Released in 2013 exclusively on the Wii U, Lego City Undercover did reasonably well both with critics and consumers alike, but was sadly hamstrung as a result of being tied to a machine with a comparatively low install base (compared to PS3 and Xbox 360). Fast forward a few years, brush past the question as to why it took this long to port over, and keep everything crossed that the issues encountered during its initial run on the Wii U have been addressed.
Now this child-friendly Lego version of Grand Theft Auto has thrown off the shackles and technical restrictions of the Wii U, has the development improved the experience across the board or is this simple remaster bringing the game to the many people that refrained from buying Nintendo’s console dud? Well, it falls somewhere in the middle.
For those who aren’t all that familiar with the Lego City Undercover adventure, Chase McCain is your main character. He’s pretty much the Hoff in cop form who gets wrapped up in a big adventure, played out through a plethora of old school TV references mixed in with a huge dose of random slapstick comedy akin to Police Squad or the more well-known Naked Gun series.
The gameplay itself hasn’t changed much at all, there are no new missions and no real key differences between this version and the one originally launched on the Wii U – this isn’t the end of the world, however, as the original was well received by its target audience. There are some subtle changes which are mainly down to the removal of the unique controller that was used for the Wii U – the most obvious being that the smaller screen was used for puzzles within the game. However it’s clear from this version, tested on Xbox One, that the use of that second screen was pretty unnecessary and simply a case of making use of the main selling point for this strange little underpowered console. Most puzzles never really needed it and it felt forced whenever it came into play. On a console like the Xbox One the difference in the experience is minimal; simply put, the puzzle elements that would have been in the pad’s screen are now displayed on the big screen and it doesn’t hinder the gameplay in the slightest. When it comes to gameplay the deciding factor for any purchaser will be around the fact that the mechanics feel a little dated, as they do with most Lego releases these days, and as this is actually an update of an older Lego title that feeling won’t be changed at all with this release. The usual combination of jumping, climbing, the occasional fight with no real consequences and some basic puzzling complete this standard Lego template and Lego City Undercover sticks to the formula, albeit in an open world setting.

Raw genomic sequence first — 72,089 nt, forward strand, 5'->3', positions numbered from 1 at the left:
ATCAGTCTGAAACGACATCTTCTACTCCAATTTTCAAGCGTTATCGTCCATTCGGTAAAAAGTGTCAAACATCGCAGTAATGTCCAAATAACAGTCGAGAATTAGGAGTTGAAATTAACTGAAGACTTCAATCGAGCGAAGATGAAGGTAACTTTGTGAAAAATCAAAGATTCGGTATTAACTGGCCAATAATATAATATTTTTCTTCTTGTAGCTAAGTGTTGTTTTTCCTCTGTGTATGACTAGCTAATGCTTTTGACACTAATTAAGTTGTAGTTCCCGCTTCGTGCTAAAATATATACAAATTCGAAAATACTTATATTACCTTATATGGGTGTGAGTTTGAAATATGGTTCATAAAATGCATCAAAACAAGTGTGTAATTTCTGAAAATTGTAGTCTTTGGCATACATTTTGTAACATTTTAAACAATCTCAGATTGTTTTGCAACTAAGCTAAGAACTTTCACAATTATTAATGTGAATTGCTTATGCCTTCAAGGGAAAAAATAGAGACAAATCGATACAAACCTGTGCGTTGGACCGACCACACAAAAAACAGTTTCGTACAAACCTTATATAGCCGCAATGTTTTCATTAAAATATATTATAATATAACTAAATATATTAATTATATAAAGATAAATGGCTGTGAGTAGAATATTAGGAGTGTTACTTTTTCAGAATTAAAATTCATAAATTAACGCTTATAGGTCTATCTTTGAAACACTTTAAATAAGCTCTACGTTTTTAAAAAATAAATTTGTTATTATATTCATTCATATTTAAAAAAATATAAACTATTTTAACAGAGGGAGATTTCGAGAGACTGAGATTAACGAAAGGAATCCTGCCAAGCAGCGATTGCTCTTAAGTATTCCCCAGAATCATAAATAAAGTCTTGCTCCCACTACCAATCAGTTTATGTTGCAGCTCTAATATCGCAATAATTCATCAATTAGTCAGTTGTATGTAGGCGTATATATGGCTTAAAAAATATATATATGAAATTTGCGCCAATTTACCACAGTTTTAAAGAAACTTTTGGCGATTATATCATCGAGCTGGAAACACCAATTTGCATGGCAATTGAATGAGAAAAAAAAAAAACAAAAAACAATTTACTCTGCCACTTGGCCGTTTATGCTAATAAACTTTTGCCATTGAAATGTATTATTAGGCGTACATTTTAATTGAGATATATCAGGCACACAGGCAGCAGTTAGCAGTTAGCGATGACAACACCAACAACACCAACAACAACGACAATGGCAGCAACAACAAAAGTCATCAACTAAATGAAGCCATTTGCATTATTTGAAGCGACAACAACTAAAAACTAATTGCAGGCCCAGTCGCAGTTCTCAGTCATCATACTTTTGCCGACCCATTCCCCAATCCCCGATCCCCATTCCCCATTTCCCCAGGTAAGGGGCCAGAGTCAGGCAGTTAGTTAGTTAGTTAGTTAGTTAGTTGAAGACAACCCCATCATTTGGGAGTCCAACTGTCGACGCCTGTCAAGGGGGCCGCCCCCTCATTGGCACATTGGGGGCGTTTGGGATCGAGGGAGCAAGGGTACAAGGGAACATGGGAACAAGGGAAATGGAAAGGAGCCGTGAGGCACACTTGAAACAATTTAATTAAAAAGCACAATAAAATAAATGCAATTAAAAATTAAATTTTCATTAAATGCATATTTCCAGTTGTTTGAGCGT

The main changes and improvements for this new iteration are two-fold: performance was a particular bugbear for players of the Wii U version and resulted in a lot of people, us included, criticising the title and justifiably so. Loading times were atrocious on the Wii U with certain game locations and progress elements taking minutes at a time to load, forcing the player to tailor what they were doing based on the time it would take to load, which isn’t really in keeping with a title that is mainly aimed at younger audience with the intentions of providing some light and breezy fun. The main police station was one of the serious offenders and a large groan could often be heard from the living room if the game required you to go back there – might as well make a brew while you wait for it to load! This time around with the additional juice of the Xbox One the load times are reduced quite a bit. They could never be described as lightning fast but in comparison the game now loads faster throughout the entirety of the experience.
The second addition is the ability to play the game in split screen with a friend, something oddly lacking from the original launch which went against pretty much every Lego title ever released. Originally released as an open world, and purely single player adventure, it didn’t have the parent-friendly option of being able to jump on and assist the little one if they’d got stuck at any point. This version reintroduces this familiar Lego functionality to the expected previously seen standard, though, and it’s very much a welcome addition. Well implemented drop-in, drop-out co-op is always welcomed in such games even if it is sadly vertical split screen, something which whilst absolutely necessary for such an open world adventure, can be a bit of an assault on the senses if there is too much happening on the screen at any given time.
It’s a massive shame that Lego City Undercover was a Wii U exclusive on launch and it’s also a shame it’s taken this long to make it available for the masses. Still funny and still fun for both child and parent alike, with improved performance and the addition of co-op gameplay functionality, Lego City Undercover is elevated to the status of one of the better, more fun modern day Lego titles.